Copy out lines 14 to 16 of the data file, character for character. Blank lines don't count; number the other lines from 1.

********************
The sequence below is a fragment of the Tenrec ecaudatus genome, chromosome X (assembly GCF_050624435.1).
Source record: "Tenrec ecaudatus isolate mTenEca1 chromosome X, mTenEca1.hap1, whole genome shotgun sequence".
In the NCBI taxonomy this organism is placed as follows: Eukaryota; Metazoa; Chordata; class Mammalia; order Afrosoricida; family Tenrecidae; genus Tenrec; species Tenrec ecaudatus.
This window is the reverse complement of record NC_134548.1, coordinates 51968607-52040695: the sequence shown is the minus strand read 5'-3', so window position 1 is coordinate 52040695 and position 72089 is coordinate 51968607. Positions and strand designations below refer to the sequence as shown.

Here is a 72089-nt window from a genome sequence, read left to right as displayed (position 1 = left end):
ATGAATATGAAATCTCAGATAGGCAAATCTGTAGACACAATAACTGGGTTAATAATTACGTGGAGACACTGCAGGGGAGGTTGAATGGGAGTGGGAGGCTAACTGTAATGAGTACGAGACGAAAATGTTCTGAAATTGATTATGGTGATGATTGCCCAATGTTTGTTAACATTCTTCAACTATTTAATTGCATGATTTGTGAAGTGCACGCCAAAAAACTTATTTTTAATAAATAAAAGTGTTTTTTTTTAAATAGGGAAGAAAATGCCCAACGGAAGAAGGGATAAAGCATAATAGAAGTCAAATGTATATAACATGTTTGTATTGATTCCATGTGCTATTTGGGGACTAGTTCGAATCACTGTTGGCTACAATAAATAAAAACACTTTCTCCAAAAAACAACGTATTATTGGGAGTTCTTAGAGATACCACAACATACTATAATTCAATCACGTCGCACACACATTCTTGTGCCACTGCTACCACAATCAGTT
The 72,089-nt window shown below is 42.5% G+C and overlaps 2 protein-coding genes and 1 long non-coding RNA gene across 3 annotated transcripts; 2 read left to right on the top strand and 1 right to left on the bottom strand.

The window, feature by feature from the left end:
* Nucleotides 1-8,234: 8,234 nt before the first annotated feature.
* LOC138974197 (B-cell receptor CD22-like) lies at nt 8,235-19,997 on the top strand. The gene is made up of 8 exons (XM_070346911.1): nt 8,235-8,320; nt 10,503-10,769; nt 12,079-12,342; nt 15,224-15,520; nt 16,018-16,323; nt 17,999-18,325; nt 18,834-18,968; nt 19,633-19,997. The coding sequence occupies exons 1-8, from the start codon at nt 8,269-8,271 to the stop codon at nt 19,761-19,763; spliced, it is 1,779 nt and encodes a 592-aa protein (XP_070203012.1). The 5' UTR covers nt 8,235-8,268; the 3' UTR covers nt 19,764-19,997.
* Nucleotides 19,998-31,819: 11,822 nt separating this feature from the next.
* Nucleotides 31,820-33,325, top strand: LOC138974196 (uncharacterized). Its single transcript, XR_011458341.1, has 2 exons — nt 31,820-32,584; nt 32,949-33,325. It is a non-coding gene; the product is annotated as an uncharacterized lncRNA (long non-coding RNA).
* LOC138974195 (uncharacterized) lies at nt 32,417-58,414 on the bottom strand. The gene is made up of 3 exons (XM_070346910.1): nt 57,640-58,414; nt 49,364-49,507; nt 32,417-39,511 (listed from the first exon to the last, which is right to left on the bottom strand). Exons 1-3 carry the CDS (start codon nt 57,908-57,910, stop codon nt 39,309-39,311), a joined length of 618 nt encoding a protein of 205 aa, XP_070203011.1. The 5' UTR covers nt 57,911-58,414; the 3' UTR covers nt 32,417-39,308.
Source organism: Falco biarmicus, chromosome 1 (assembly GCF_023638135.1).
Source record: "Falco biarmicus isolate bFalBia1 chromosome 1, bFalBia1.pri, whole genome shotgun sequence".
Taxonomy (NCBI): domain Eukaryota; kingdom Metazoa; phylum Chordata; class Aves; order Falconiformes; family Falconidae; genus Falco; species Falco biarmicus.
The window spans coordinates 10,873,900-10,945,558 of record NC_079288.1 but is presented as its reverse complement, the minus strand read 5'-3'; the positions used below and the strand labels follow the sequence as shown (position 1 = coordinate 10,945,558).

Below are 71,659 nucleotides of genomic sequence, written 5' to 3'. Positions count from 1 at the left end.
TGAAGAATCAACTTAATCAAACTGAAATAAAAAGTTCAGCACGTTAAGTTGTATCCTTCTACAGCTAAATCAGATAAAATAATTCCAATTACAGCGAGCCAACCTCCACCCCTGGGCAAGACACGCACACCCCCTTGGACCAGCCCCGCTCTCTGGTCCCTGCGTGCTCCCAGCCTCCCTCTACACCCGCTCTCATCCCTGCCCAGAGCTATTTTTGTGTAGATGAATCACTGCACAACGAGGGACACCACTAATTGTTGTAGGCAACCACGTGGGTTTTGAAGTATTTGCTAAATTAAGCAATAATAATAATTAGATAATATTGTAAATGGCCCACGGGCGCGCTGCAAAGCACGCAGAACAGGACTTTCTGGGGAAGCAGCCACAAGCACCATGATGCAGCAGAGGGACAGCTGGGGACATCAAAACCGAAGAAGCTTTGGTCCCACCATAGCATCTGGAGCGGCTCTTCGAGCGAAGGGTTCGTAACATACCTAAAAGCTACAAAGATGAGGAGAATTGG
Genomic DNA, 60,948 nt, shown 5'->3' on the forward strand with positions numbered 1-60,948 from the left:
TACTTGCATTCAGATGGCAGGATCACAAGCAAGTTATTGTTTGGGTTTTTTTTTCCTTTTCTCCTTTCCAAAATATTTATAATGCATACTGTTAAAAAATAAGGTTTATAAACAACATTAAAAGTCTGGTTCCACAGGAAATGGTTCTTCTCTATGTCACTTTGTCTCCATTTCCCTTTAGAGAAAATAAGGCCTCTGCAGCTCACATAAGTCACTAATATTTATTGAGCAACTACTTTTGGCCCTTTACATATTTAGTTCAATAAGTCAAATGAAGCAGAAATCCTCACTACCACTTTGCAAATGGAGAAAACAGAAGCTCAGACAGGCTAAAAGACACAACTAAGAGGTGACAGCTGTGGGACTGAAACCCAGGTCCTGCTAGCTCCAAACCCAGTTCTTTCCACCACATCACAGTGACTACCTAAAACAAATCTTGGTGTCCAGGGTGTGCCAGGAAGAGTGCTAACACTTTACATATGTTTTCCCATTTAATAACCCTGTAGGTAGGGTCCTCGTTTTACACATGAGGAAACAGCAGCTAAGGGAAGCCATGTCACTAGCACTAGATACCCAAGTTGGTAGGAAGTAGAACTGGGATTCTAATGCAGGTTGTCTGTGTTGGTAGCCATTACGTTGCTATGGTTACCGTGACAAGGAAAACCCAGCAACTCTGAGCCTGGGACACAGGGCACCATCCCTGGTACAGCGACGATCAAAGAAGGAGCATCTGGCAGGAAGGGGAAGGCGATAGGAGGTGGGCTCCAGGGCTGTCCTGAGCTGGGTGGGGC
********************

Source organism: Falco biarmicus, chromosome 1 (assembly GCF_023638135.1).
Source record: "Falco biarmicus isolate bFalBia1 chromosome 1, bFalBia1.pri, whole genome shotgun sequence".
Taxonomy (NCBI): domain Eukaryota; kingdom Metazoa; phylum Chordata; class Aves; order Falconiformes; family Falconidae; genus Falco; species Falco biarmicus.